Both cases form a convenient trial unit that conforms to the parties’ expectations. There would have been considerable overlap of witnesses and proof relevant to the 2006 action and the 2019 actions. The fact that the legal claims in the 2006 action (breach of contract and CUTPA) are distinct from the 2019 actions (fraudulent concealment, common-law fraud, and CUTPA) does not preclude the application of res judicata.

This case exemplified the policy considerations supporting the doctrine of res judicata — which is to promote judicial economy, minimizing repetitive litigation, preventing inconsistent judgments and providing repose to parties as balanced against the competing interest of the plaintiff in the vindication of a just claim.

The plaintiffs attempt to relitigate which of the defendants is liable for his lack of insurance coverage is merely a veiled attempt to collect his $2 million judgment from other parties against which he already has litigated his claim and lost. This is the precise type of action to which the preclusive effect of the doctrine of res judicata applies.

The judgments were, therefore, affirmed.


The plaintiff was a sore loser and found he was responsible for a judgment greater than $2 million that he believed should have been covered by insurance. He sued and failed in 2006 action and then, in 2019, sued again on the same set of facts. The law allows anyone aggrieved to sue for damages. However, when the aggrieved party litigates to judgment and loses he cannot sue again. The old judgment stands and the new suit isn’t new and it fails.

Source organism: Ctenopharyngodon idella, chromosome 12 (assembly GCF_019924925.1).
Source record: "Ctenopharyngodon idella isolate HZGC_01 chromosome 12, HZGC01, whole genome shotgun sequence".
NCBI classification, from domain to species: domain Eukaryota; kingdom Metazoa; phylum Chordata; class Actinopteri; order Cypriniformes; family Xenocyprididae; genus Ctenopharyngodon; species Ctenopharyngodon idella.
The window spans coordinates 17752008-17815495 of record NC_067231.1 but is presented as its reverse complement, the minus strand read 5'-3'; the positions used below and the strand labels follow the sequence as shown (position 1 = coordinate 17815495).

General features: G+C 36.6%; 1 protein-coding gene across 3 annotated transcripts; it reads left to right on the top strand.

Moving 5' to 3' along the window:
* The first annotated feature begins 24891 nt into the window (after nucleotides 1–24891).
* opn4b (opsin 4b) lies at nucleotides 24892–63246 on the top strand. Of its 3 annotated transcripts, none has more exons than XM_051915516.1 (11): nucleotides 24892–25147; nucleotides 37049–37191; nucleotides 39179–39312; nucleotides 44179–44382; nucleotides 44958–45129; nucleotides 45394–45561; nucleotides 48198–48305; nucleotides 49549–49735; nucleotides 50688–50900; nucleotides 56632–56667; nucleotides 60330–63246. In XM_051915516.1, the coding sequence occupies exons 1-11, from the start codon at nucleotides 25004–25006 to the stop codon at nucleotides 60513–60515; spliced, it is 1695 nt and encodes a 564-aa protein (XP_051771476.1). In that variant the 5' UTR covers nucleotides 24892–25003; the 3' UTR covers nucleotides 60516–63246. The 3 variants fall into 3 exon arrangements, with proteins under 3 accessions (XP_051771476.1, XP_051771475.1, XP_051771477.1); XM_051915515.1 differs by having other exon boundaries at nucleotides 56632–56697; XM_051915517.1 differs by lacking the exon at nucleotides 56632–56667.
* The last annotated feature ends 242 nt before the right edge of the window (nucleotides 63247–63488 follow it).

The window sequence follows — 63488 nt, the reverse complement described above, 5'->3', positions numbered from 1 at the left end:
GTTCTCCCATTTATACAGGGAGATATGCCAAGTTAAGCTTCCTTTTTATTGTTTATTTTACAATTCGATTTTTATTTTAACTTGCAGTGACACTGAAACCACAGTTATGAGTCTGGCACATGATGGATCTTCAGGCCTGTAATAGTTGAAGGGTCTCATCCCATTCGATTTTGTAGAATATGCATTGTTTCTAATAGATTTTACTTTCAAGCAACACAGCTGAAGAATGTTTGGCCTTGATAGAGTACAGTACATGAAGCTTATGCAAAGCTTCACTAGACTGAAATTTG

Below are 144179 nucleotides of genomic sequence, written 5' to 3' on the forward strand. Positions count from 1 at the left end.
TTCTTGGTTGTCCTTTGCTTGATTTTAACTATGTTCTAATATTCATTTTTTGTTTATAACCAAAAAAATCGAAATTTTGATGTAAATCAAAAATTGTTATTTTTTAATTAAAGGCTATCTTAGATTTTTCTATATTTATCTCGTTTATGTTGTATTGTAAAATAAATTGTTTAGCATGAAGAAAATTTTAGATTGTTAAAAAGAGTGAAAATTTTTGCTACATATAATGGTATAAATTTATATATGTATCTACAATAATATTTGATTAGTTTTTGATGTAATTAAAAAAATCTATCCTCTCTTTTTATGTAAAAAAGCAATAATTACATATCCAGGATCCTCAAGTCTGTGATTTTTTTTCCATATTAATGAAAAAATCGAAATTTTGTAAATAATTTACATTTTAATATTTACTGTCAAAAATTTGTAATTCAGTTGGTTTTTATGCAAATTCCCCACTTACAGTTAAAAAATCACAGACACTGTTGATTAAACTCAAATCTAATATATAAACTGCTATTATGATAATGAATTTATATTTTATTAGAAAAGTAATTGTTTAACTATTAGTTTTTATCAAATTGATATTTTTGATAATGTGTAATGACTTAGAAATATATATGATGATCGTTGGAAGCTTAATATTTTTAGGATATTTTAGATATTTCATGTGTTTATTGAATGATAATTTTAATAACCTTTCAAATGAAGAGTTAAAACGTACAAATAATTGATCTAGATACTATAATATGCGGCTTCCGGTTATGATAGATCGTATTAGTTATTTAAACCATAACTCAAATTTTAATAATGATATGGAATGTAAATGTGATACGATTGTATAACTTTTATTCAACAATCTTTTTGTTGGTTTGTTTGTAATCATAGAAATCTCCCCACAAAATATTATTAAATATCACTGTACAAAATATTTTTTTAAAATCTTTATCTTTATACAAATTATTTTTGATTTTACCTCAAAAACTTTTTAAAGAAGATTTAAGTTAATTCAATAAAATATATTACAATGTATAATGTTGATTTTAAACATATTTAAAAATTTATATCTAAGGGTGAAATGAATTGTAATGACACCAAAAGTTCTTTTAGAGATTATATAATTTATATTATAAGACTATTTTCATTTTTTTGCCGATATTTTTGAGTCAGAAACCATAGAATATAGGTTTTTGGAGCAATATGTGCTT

(c) 2022 Barry Zalma & ClaimSchool, Inc.

Barry Zalma, Esq., CFE, now limits his practice to service as an insurance consultant specializing in insurance coverage, insurance claims handling, insurance bad faith and insurance fraud almost equally for insurers and policyholders. He practiced law in California for more than 44 years as an insurance coverage and claims handling lawyer and more than 54 years in the insurance business. He is available at and and receive videos limited to subscribers of Excellence in Claims Handling at to Excellence in Claims Handling at

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About Barry Zalma

An insurance coverage and claims handling author, consultant and expert witness with more than 48 years of practical and court room experience.